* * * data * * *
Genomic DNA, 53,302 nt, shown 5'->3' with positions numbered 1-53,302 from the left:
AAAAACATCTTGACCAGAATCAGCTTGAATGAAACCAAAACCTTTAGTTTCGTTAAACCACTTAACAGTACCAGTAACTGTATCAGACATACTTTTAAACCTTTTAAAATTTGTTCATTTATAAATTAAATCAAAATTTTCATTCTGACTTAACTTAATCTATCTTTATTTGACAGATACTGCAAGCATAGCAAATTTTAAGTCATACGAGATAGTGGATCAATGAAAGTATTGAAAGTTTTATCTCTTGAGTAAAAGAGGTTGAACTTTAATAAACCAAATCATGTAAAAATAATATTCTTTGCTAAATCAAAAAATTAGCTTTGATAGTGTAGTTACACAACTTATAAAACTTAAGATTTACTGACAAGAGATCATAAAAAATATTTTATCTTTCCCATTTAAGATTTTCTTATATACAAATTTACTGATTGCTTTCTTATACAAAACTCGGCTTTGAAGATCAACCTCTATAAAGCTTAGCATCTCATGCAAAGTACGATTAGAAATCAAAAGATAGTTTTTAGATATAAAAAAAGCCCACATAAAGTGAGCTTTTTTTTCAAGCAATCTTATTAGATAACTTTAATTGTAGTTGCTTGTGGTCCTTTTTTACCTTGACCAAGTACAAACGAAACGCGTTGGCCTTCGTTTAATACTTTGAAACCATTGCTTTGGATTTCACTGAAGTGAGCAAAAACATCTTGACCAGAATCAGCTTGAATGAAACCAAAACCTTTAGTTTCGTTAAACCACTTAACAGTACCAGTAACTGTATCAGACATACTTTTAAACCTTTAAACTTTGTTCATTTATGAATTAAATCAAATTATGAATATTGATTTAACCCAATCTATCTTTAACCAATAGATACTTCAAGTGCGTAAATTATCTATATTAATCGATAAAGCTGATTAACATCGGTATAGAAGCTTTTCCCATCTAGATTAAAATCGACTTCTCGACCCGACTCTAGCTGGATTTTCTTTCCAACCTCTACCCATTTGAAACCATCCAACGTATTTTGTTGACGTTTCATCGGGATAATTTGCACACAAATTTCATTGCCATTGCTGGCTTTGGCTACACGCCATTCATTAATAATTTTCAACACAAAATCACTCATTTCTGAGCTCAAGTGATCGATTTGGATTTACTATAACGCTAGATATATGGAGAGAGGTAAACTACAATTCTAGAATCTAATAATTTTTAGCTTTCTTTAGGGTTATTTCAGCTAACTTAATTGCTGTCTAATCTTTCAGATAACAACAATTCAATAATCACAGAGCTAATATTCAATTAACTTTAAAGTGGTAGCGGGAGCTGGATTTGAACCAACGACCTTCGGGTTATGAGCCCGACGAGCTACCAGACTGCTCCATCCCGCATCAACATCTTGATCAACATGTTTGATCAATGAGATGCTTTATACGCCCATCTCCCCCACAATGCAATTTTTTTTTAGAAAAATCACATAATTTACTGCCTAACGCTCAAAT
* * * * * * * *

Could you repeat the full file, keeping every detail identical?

Genomic DNA, 53,302 nt, shown 5'->3' with positions numbered 1-53,302 from the left:
AAAAACATCTTGACCAGAATCAGCTTGAATGAAACCAAAACCTTTAGTTTCGTTAAACCACTTAACAGTACCAGTAACTGTATCAGACATACTTTTAAACCTTTTAAAATTTGTTCATTTATAAATTAAATCAAAATTTTCATTCTGACTTAACTTAATCTATCTTTATTTGACAGATACTGCAAGCATAGCAAATTTTAAGTCATACGAGATAGTGGATCAATGAAAGTATTGAAAGTTTTATCTCTTGAGTAAAAGAGGTTGAACTTTAATAAACCAAATCATGTAAAAATAATATTCTTTGCTAAATCAAAAAATTAGCTTTGATAGTGTAGTTACACAACTTATAAAACTTAAGATTTACTGACAAGAGATCATAAAAAATATTTTATCTTTCCCATTTAAGATTTTCTTATATACAAATTTACTGATTGCTTTCTTATACAAAACTCGGCTTTGAAGATCAACCTCTATAAAGCTTAGCATCTCATGCAAAGTACGATTAGAAATCAAAAGATAGTTTTTAGATATAAAAAAAGCCCACATAAAGTGAGCTTTTTTTTCAAGCAATCTTATTAGATAACTTTAATTGTAGTTGCTTGTGGTCCTTTTTTACCTTGACCAAGTACAAACGAAACGCGTTGGCCTTCGTTTAATACTTTGAAACCATTGCTTTGGATTTCACTGAAGTGAGCAAAAACATCTTGACCAGAATCAGCTTGAATGAAACCAAAACCTTTAGTTTCGTTAAACCACTTAACAGTACCAGTAACTGTATCAGACATACTTTTAAACCTTTAAACTTTGTTCATTTATGAATTAAATCAAATTATGAATATTGATTTAACCCAATCTATCTTTAACCAATAGATACTTCAAGTGCGTAAATTATCTATATTAATCGATAAAGCTGATTAACATCGGTATAGAAGCTTTTCCCATCTAGATTAAAATCGACTTCTCGACCCGACTCTAGCTGGATTTTCTTTCCAACCTCTACCCATTTGAAACCATCCAACGTATTTTGTTGACGTTTCATCGGGATAATTTGCACACAAATTTCATTGCCATTGCTGGCTTTGGCTACACGCCATTCATTAATAATTTTCAACACAAAATCACTCATTTCTGAGCTCAAGTGATCGATTTGGATTTACTATAACGCTAGATATATGGAGAGAGGTAAACTACAATTCTAGAATCTAATAATTTTTAGCTTTCTTTAGGGTTATTTCAGCTAACTTAATTGCTGTCTAATCTTTCAGATAACAACAATTCAATAATCACAGAGCTAATATTCAATTAACTTTAAAGTGGTAGCGGGAGCTGGATTTGAACCAACGACCTTCGGGTTATGAGCCCGACGAGCTACCAGACTGCTCCATCCCGCATCAACATCTTGATCAACATGTTTGATCAATGAGATGCTTTATACGCCCATCTCCCCCACAATGCAATTTTTTTTTAGAAAAATCACATAATTTACTGCCTAACGCTCAAAT